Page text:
Olivier Theatre, National
(10mins) Follow signs for exits to the South Bank. This should lead you to an underground pedestrian passage called ‘Sutton Walk’ that emerges at the South Bank. Turn right and walk along the river Thames until you see the National Theat
Danton’s Death is famous for many reasons; as a glorious and significant tragedy of the French Revolution; as one of the great works of a young German playwright; and as a piece of work that would take almost a century to be staged. So to call it an important piece of theatre is an understatement; it is certainly amongst the greats when it comes to political tragedies, effortlessly portraying real events during a time of great turbulence in France, when the guillotine regularly dripped with blood and men became gripped with the idea of power.
The show is set to appear on the Olivier stage of the National Theatre this summer with Michael Grandage taking on the duties of director and Howard Brenton delivering a new version of Georg Büchner’s classic script.
The story follows the period of the French Revolution in 1794 between the first and the second terrors as the revolutionary figure Georges Danton begins to regret one of his most famous creations – the Revolutionary Tribunal. His main concern is the blood on his hands as a result of the many people who have been sent to their death innocent or not and whilst he attempts to put a stop to the proceedings, his political rival stands in his way. The highly motivated Robespierre is a man who ultimately decides the outcome of Danton’s life, sentencing him and anyone who opposes him to the guillotine.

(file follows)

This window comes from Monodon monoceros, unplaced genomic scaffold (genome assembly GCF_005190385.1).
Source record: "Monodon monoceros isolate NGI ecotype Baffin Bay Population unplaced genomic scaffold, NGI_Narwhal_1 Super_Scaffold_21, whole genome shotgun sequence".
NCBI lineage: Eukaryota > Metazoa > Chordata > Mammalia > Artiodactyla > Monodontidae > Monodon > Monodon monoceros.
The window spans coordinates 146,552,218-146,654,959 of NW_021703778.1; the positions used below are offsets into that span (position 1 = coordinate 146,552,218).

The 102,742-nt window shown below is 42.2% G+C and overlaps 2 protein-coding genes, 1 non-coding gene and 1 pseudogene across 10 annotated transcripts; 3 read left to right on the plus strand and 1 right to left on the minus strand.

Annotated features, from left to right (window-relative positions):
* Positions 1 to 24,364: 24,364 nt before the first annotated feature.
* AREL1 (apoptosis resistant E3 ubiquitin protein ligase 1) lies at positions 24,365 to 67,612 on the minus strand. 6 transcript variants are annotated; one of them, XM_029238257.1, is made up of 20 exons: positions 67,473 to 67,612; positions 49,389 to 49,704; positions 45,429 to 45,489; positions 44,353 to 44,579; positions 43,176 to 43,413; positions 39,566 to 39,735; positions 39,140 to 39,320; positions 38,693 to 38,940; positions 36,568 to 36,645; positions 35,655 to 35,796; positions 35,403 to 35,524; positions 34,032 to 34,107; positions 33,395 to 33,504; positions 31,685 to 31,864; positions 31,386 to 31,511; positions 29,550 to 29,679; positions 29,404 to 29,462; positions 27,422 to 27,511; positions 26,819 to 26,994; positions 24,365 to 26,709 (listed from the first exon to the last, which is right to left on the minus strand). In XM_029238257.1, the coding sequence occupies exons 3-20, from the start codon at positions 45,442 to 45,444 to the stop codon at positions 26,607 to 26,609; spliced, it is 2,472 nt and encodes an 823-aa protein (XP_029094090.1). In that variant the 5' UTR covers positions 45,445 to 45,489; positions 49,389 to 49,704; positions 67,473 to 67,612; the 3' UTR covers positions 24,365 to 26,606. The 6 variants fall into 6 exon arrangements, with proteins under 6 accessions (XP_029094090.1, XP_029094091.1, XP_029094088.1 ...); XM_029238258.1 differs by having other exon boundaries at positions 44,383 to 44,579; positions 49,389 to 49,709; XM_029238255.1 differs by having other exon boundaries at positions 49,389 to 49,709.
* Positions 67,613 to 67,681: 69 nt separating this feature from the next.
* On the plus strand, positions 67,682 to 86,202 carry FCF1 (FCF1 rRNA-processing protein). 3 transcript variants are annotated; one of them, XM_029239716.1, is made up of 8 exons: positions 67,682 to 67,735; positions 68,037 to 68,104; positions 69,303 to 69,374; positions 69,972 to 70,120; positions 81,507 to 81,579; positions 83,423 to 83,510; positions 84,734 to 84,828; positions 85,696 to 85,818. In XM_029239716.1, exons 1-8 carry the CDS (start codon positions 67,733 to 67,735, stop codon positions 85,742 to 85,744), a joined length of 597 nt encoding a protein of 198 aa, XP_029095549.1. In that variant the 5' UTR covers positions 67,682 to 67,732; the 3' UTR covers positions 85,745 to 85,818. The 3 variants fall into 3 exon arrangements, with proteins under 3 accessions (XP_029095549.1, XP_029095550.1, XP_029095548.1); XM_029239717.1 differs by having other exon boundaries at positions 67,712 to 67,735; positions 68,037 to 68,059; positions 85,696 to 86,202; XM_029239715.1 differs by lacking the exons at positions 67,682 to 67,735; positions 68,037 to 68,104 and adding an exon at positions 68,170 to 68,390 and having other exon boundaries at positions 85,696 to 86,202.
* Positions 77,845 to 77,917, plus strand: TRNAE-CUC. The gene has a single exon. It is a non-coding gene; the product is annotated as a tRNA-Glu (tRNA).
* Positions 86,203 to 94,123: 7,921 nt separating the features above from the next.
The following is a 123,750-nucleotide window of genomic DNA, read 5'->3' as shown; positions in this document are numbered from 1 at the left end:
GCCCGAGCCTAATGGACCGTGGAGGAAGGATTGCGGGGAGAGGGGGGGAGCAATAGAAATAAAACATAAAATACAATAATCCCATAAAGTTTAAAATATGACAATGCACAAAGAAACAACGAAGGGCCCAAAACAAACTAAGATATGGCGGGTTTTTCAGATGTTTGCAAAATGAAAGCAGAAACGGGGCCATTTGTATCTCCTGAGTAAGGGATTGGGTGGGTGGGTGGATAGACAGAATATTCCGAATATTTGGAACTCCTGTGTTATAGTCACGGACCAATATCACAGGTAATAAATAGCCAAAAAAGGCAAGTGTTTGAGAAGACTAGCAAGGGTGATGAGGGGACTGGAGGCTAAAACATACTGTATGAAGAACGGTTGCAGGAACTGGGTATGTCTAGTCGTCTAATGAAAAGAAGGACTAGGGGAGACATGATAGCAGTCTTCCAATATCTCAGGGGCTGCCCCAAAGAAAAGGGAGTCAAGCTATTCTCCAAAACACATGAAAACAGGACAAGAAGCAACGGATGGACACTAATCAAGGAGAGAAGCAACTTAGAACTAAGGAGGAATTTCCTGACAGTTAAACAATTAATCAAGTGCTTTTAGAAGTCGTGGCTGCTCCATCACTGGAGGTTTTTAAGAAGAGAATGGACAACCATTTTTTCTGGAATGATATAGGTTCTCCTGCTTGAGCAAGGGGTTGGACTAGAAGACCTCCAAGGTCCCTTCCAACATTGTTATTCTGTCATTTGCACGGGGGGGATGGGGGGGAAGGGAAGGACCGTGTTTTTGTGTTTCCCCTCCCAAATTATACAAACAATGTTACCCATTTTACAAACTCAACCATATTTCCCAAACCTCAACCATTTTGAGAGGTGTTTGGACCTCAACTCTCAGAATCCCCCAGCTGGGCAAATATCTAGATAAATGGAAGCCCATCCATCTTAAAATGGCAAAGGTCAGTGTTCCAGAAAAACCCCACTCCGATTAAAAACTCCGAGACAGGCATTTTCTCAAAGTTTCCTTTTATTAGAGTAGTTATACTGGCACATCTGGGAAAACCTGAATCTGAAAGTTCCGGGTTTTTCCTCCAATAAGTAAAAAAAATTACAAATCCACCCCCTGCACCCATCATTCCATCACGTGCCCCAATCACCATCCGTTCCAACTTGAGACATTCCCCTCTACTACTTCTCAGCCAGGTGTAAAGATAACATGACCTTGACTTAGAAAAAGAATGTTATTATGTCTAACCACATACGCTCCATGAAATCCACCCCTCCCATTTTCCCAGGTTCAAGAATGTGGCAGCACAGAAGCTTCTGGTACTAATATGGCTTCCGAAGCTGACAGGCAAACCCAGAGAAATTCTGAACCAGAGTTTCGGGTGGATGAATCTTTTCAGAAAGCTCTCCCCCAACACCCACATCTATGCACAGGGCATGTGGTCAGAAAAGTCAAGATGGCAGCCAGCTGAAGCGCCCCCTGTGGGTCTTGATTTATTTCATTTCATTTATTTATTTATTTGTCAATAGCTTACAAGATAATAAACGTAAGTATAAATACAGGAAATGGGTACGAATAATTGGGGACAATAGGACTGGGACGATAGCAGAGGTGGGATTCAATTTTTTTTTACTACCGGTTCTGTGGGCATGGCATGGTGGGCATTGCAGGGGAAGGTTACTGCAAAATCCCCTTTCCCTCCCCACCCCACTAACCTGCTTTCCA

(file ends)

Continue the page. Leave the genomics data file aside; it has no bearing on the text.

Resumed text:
Georg Büchner was a young man when he penned Danton’s Death and was also young when he died in 1837 at the age of 23. Many regard him as one of the great German writers and his work also included the likes of Leonce and Lena and Woyzeck. But he was a contentious figure during his time and his reputation as a revolutionary would force him to seek cover from the police. Having penned Danton’s Death in 1835, it would not be performed until 1902.
But this version of the story has been written by the renowned English playwright Howard Brenton, who has been behind a wide range of plays since the late 1960s. 2010 also sees his production Anne Boleyn appear at Shakespeare’s Globe Theatre, whilst his Never So Good appeared at the Lyttelton National Theatre in 2008.
Danton’s Death appears at the Olivier National Theatre from Thursday 22nd July 2010 (previews from Thursday 15th July 2010) to Sunday 22nd August 2010.
|Booking From:||Thursday, 15th July 2010|
|Booking Until:||Thursday, 14th October 2010|
|Matinees:||Various dates 2pm and 2.30pm|
|Evenings:||Various dates 7.30pm|
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